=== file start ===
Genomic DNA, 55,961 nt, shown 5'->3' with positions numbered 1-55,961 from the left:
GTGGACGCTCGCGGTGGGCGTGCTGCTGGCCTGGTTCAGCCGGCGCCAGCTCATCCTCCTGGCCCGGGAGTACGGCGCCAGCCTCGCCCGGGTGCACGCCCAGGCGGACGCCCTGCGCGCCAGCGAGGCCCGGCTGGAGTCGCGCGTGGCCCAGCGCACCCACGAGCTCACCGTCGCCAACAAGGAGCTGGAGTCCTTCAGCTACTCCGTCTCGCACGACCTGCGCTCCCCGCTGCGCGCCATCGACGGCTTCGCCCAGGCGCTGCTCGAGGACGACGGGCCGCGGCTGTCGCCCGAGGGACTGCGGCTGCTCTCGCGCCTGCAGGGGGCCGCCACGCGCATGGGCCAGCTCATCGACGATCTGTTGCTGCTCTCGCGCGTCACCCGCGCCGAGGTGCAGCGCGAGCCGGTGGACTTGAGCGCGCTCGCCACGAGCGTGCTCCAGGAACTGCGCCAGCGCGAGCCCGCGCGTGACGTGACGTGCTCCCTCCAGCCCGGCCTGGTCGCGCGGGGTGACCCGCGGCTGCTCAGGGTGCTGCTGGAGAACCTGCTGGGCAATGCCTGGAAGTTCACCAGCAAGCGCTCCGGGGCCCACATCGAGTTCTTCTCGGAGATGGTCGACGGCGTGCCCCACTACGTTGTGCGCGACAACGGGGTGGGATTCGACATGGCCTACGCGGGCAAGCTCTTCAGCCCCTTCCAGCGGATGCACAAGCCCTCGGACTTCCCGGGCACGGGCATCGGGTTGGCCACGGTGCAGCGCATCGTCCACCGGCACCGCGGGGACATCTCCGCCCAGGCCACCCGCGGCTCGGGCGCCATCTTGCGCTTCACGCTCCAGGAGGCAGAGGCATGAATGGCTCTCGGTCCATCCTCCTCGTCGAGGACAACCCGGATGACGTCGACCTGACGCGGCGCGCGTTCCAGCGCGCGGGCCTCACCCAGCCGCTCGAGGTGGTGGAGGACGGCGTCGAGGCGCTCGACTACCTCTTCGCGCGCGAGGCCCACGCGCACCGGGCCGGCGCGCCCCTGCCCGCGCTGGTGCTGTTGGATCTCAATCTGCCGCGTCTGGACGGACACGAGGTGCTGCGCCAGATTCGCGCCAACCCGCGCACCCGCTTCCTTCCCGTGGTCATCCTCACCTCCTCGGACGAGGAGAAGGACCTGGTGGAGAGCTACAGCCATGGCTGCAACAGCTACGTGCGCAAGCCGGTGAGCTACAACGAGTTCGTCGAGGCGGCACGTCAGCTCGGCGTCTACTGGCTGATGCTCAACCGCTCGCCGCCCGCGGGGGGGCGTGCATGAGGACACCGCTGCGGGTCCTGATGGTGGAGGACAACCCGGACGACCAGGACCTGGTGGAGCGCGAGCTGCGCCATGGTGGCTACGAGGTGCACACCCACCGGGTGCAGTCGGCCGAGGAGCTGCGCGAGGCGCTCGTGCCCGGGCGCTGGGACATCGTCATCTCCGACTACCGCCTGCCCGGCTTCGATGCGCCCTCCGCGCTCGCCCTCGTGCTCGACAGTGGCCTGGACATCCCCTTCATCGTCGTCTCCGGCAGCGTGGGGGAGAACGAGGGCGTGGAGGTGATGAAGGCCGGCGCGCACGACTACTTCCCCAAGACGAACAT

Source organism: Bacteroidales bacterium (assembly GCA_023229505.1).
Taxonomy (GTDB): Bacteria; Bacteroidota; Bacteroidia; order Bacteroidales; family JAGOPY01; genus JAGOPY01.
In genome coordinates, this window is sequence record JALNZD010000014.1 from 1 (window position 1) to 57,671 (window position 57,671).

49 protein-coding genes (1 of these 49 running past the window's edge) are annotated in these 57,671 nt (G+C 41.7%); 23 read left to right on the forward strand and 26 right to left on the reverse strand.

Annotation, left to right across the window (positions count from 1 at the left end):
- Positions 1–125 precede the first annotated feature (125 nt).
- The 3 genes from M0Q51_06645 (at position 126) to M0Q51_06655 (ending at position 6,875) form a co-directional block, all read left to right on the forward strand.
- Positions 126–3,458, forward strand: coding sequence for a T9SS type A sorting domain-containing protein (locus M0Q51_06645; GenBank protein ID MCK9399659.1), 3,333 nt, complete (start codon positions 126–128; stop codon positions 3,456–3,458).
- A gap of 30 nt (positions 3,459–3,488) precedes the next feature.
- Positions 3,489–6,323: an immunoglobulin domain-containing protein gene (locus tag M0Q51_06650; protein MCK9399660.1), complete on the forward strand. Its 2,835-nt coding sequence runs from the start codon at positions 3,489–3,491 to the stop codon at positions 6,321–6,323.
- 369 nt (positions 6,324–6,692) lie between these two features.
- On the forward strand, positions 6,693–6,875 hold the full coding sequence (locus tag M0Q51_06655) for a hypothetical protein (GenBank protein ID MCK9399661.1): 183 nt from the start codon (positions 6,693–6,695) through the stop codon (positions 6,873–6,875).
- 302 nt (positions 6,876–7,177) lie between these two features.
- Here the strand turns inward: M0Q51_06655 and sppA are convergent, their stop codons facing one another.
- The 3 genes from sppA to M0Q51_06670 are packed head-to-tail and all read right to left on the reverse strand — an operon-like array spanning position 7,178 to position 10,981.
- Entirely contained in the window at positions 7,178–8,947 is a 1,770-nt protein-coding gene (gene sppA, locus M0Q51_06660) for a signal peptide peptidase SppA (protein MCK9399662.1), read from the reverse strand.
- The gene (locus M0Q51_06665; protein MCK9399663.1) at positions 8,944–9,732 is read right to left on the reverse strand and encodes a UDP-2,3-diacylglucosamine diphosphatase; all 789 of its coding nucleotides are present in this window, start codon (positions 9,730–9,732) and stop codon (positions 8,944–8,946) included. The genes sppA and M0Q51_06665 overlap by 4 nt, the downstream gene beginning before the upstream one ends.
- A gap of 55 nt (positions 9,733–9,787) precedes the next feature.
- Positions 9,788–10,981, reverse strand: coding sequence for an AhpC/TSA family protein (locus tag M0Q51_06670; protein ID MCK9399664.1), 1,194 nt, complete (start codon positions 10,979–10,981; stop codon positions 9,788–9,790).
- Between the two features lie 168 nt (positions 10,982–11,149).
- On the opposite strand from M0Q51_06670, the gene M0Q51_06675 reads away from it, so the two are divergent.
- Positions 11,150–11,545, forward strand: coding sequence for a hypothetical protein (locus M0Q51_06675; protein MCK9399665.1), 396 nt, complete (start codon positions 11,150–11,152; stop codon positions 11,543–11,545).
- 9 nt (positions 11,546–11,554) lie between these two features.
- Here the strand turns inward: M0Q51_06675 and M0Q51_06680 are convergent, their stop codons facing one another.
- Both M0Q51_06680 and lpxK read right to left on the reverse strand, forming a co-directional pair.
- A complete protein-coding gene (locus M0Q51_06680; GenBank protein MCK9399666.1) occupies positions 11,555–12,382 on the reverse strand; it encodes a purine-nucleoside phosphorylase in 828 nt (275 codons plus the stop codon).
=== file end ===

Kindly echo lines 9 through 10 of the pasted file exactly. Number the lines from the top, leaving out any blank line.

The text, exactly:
- The 3 genes from M0Q51_06645 (at position 126) to M0Q51_06655 (ending at position 6,875) form a co-directional block, all read left to right on the forward strand.
- Positions 126–3,458, forward strand: coding sequence for a T9SS type A sorting domain-containing protein (locus M0Q51_06645; GenBank protein ID MCK9399659.1), 3,333 nt, complete (start codon positions 126–128; stop codon positions 3,456–3,458).